Freddi Williams Evans

Author / Independent Scholar / Arts Educator / Licensed Tour Guide

Freddi Williams Evans is an author and arts educator.

SYNOPSIS

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Congo Square is located on North Rampart Street between St. Ann and St. Peter Street where it is nestled in a corner of the Louis Armstrong Park Complex. During the 18th and 19th Century, enslaved Africans, as well as free people of color, gathered there by the hundreds on Sunday afternoons discontinuously for more than one hundred years. This was one of several gathering places in the city, until 1817 when a city ordinance restricted them to one location appointed by the mayor.

At Congo Square, to different degrees over time, African descendants spoke and sang in their native languages, practiced their religious beliefs, danced according to their traditions, and played African-derived rhythmic patterns on instruments modeled after African prototypes. They also bought and sold goods that they made, gathered, hunted, and cultivated much in the style of West African marketplaces. Even when those who gathered at Congo Square performed European music and dance forms, accounts confirm that African cultural practices persisted.

During its long history, this plot of land hosted a variety of social, political, and recreational events and bore numerous names including: Place Publique, Place Congo, Circus Place, Circus Park and Circus Square. Into the 21st Century, African drum lessons, prayer vigils, weddings, family gatherings, and community festivals extend the square’s legacy as a place of culture, religion, recreation and revelry.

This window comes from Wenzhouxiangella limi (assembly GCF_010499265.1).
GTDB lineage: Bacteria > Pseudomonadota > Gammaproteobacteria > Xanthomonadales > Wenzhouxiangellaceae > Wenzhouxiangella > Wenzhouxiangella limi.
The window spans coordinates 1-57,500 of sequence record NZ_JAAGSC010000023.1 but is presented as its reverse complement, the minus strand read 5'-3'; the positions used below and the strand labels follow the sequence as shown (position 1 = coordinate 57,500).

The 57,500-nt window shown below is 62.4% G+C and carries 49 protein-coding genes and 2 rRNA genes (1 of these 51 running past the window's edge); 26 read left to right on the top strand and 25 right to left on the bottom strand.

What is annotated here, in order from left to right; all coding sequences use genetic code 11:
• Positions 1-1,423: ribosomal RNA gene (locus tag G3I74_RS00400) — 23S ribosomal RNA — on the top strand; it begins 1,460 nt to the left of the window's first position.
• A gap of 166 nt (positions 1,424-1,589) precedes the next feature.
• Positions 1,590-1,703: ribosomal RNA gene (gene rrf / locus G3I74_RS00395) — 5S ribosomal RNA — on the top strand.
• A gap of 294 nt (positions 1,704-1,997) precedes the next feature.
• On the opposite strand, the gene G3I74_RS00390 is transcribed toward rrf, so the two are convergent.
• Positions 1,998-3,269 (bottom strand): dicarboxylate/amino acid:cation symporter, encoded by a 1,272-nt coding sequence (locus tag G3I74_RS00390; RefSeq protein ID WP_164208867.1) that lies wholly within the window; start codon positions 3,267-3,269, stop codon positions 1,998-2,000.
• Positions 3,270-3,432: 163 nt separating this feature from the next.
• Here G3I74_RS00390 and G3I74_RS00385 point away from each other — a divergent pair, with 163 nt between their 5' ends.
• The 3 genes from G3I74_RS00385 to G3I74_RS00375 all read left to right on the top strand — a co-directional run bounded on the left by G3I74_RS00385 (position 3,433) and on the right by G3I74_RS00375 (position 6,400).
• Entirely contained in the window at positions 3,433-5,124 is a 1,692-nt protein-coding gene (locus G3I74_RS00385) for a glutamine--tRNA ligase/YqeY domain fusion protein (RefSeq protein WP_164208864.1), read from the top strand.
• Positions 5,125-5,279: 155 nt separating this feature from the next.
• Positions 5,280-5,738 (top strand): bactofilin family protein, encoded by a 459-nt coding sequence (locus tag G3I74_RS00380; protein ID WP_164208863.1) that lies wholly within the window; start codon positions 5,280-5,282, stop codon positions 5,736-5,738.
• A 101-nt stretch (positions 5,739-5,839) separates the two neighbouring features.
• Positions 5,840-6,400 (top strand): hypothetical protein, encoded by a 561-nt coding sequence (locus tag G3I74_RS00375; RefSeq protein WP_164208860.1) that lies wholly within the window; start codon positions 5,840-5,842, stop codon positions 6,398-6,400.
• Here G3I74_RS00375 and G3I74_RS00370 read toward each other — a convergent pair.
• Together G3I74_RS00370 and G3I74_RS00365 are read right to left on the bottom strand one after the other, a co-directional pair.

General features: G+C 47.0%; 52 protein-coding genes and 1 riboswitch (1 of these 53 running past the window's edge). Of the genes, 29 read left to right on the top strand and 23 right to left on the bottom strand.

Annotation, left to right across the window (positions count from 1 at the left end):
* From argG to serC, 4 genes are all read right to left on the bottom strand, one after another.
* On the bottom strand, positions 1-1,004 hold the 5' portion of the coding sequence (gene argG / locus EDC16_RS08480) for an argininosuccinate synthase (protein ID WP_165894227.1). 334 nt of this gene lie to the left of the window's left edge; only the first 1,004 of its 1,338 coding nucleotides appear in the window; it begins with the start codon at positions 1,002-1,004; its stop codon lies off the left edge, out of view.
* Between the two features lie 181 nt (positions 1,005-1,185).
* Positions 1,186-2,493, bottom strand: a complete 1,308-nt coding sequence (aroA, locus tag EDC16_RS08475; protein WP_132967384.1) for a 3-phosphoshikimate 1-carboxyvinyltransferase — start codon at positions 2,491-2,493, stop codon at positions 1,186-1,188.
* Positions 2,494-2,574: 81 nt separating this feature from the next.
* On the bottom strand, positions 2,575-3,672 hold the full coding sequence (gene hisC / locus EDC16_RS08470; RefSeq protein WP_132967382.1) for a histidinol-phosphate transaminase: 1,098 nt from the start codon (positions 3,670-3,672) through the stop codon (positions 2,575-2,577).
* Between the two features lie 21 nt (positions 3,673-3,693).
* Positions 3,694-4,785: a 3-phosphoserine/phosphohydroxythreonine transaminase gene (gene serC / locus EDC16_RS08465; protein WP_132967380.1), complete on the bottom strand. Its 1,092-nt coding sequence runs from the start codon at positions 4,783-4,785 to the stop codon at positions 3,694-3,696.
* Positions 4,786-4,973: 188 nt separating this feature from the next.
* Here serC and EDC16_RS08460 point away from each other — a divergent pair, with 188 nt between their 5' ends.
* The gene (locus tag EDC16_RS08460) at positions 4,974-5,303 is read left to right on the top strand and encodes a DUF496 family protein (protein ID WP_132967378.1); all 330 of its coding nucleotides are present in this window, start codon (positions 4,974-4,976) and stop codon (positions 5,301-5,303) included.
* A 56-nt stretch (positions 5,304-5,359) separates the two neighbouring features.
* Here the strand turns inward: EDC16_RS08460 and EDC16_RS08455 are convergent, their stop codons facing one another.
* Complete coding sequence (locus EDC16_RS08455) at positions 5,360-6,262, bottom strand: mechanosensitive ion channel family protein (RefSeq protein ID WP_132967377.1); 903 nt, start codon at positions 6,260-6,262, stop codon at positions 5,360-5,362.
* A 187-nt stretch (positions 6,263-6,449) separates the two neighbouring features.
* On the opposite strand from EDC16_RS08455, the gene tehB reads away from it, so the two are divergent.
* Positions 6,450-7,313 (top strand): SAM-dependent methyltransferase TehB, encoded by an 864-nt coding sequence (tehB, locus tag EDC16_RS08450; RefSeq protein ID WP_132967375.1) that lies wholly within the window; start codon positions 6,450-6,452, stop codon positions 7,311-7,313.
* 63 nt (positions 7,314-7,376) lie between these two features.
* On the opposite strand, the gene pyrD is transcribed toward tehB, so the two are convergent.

The performance, preservation, and transformation of African-derived cultural practices that occurred in Congo Square influenced the beginning of jazz and other areas of local as well as national popular culture. The National Register of Historic Places listed Congo Square in 1993, and the New Orleans Congo Square Foundation erected a historic marker at the site in 1997. On April 28, 2011, the New Orleans City Council voted to change the official name of this location from Beauregard Square to Congo Square. It had held the name of Beauregard Square since 1893; although, particularly in more recent decades, most referred to the location by the widely recognized name of Congo Square.

 


OFFICIAL NAMING AND DESIGNATION

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New Orleans City Council April 28, 2011
Regular Meeting Summary
Officially Named and Designated Congo Square

The Council received a presentation by author and historian, Freddi Williams Evans, and passed Ordinance Calendar No. 28,411, authored by Councilmember Gisleson Palmer, to officially name and dedicate Congo Square in honor of the 18th century gatherings of enslaved Africans and free people of color that took place in the square located inside what is today known as Armstrong Park. Although popularly known as Congo Square, a name that is deeply rooted in the history of New Orleans, it previously had not been officially designated, as such. Armstrong Park and Congo Square are located in the Treme neighborhood. The park is famous for its African-American history and is part of the African-American Heritage Cultural District.
 
District "C" Councilmember Gisleson Palmer said, "By restoring the name, Congo Square will continue to be remembered for the birthplace of the culture and music of New Orleans.  In fact, Jazz is the only truly indigenous American art form, and arguably its genesis was Congo Square, a true gift to the entire country and world."